In my earlier posts on Blackstone and KKR, I made it pretty clear that their steps - going public and creating lower risk, lower return investments - are a foreshadowing of what's to come: namely, a much tougher environment for private equity.
These difficulties will emanate from several sources, principally:
Less friendly debt markets (both higher rates and tougher terms); Fewer attractive buy-out candidates; Too much liquidity across the alternative investment landscape (PE, HF and large VCs); and Greater regulatory scrutiny.
No sooner did I write this that I read about Apollo's pushing the limits on issuer-friendly debt terms. Based upon what I've seen, it is starting to feel like the late 1980's in the leveraged debt markets. Now remember, I was around back then, and it was crazy, man. This from the WSJ:
Strong demand for bonds, particularly those offering extra yield, has created the right environment for such offerings (those exclusively used to fund dividends), with investors more concerned with return than a company's cash flow. After all, financing a dividend payment does little to improve a company's operations, yet the added debt leaves bondholders more vulnerable to potential losses.
Apollo financed that dividend with a high-yielding pay-in-kind "toggle" debt, a new twist on the PIK notes popularized in the 1980s that allows a company to pay interest in either cash or additional debt. These notes began popping up with greater frequency in the fall, starting as a way to finance giant leveraged buyouts and later championed by Apollo as a way to pay dividends.
This is a bad, bad thing. Too much liquidity can cause perverse decision-making, and the brash and brainy private equity financiers are only too willing to take advantage of this market anomaly (that is, the inadequately-priced risk that is willingly underwritten by sheep-like investors awash in cash). Leon "Pizza the Hut" Black knows this. Stephen Schwartzman knows this. David Rubenstein knows this. Henry Kravis knows this. They all know this. They are making hay while the sun is shining, especially when they see mounting clouds on the horizon. So Henry is buying PIPEs. Steve is going pubic. What is next?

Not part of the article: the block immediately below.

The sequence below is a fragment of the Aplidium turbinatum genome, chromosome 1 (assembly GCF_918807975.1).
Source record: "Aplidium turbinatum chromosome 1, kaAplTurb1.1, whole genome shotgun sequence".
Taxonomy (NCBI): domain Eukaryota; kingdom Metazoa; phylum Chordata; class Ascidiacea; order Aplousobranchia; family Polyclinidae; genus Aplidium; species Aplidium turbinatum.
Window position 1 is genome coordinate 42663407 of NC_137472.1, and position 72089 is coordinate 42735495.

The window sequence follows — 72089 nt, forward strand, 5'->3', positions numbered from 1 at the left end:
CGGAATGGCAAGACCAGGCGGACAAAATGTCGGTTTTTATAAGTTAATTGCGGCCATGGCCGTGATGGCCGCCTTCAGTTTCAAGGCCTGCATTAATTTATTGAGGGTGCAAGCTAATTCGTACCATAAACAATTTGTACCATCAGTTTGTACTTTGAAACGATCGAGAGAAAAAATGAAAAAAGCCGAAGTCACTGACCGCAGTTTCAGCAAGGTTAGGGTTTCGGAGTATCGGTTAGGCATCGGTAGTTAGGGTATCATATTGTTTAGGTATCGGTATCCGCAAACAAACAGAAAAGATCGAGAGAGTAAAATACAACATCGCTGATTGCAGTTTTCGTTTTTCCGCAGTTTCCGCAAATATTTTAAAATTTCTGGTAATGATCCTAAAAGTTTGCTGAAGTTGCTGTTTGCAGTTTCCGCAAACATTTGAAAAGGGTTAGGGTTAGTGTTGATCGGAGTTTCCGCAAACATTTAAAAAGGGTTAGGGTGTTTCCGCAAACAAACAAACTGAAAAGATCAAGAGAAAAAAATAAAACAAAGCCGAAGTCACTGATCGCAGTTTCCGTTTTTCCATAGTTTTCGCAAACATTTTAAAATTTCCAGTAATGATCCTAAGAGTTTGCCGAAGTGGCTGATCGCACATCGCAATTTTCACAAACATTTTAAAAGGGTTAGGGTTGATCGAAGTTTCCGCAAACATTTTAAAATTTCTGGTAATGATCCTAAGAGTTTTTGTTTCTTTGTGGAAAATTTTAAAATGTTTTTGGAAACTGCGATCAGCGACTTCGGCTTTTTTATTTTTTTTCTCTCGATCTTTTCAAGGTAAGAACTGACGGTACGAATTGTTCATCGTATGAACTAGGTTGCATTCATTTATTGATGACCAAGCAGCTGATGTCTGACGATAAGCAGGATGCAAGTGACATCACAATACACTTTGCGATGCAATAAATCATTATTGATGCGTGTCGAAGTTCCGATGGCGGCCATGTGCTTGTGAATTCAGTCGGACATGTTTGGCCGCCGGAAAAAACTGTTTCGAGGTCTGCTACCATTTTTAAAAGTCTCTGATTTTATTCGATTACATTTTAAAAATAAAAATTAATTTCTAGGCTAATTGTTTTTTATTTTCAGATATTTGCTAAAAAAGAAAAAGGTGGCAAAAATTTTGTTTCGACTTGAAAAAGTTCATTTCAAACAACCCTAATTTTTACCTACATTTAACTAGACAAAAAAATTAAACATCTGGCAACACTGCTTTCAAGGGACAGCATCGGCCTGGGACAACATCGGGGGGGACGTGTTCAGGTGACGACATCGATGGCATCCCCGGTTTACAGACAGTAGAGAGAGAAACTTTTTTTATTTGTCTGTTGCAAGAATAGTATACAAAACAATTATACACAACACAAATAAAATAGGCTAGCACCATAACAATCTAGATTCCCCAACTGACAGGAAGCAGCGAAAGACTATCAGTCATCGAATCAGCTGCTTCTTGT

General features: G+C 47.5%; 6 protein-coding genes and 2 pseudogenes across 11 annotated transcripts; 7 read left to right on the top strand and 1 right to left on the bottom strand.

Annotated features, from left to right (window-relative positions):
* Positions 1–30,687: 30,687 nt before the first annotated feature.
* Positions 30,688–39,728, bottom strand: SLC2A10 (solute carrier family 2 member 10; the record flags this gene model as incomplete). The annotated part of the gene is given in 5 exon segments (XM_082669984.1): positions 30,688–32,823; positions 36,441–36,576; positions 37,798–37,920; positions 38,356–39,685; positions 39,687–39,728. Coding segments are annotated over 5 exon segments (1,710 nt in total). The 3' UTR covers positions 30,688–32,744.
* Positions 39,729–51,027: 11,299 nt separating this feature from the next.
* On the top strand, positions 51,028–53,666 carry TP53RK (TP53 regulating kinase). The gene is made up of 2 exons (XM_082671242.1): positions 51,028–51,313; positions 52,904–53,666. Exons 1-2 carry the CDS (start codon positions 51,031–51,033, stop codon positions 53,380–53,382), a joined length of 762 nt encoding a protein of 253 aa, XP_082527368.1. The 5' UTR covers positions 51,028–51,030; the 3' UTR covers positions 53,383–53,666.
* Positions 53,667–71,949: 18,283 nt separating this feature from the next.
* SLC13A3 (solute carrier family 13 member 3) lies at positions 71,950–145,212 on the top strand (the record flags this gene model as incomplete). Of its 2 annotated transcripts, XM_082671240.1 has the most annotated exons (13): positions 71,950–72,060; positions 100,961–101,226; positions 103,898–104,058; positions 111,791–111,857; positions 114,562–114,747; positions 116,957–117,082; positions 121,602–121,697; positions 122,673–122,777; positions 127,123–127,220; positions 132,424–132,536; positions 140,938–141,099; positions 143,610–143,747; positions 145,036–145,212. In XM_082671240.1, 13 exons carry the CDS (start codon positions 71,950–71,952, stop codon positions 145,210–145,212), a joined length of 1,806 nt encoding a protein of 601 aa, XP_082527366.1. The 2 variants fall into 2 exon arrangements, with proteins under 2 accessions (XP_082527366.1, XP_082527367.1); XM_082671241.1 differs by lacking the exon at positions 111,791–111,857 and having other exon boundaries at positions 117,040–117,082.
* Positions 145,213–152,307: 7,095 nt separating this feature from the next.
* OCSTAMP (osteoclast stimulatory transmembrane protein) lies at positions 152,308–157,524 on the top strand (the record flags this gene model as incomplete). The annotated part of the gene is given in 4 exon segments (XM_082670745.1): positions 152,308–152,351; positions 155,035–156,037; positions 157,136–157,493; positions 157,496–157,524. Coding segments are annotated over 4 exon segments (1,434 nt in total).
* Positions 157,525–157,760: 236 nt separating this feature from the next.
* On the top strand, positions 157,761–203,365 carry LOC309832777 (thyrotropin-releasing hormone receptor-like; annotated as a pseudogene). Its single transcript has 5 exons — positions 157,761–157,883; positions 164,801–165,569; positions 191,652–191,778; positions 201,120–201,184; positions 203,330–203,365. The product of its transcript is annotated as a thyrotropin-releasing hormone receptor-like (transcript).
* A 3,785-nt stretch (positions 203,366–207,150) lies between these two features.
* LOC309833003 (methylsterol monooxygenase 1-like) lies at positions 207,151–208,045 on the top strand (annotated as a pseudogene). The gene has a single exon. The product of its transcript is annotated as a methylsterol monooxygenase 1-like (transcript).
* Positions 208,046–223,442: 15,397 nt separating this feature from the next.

This from William Conway, Co-founder of Carlyle, as reported in Dailyii.com and taken from a note that was supposedly sent from Bill to his peers at Carlyle. Please note my comments in bold capitals:
Conway warned that the cheap debt private equity firms have been thriving on is likely to be history in the not-too-distant future, saying, "The longer it lasts, the worse it will be when it ends." Conway, directing his memo to his p.e. peers at Carlyle, stated, "Frankly, there is so much liquidity in the world financial system, that lenders are making very risky credit decisions. This debt has enabled us to do transactions that were previously unimaginable, and has resulted in generally higher exist multiples than entry multiples." When Conway says "us," he literally means deals involving his own firm, including the $15 billion buyout of Hertz and the $18 billion Freescale deal. In preparation for the eventual fall, Conway offered three recommendations:
--"If the excess liquidity ended tomorrow, I would want as much flexibility as possible – are our covenants loose enough? Have we hedged against a share upward move in rates? Can we draw down on our revolving credit loan facilities?" he asked. SEE LEON BLACK, APOLLO
--"Second, liquidity has led to a significant reduction in risk premiums – most investors in most asset classes are not being paid for the risk being taken. Our strategy should evolve to take lower risk deals and earn lower returns." SEE HENRY KRAVIS, KKR
-"Third, we should redouble our focus on deals with downside protection – asset coverage, multiple and early exit paths, strategic partners, government protection, consumer needs, controllable capital expenditures and defensible market positions," he said. SEE PRIVATE EQUITY, ORIGINAL BUSINESS MODEL
If I've said it once I've said it a thousand times - watch these guys. Because unlike many of us, they are seeing the big picture. The institutional debt investor is myopically focused on deploying their cash and spreading risk around different credits (even when, say, it is best to keep some money in cash because it offers the best risk/return trade-off?), while the IPO investor is also interested in participating in the New New Thing and finding another name in which to deploy capital (notwithstanding trifling considerations like, say, valuation?).
These are all signs of things to come, friends. Eyes wide open, ok?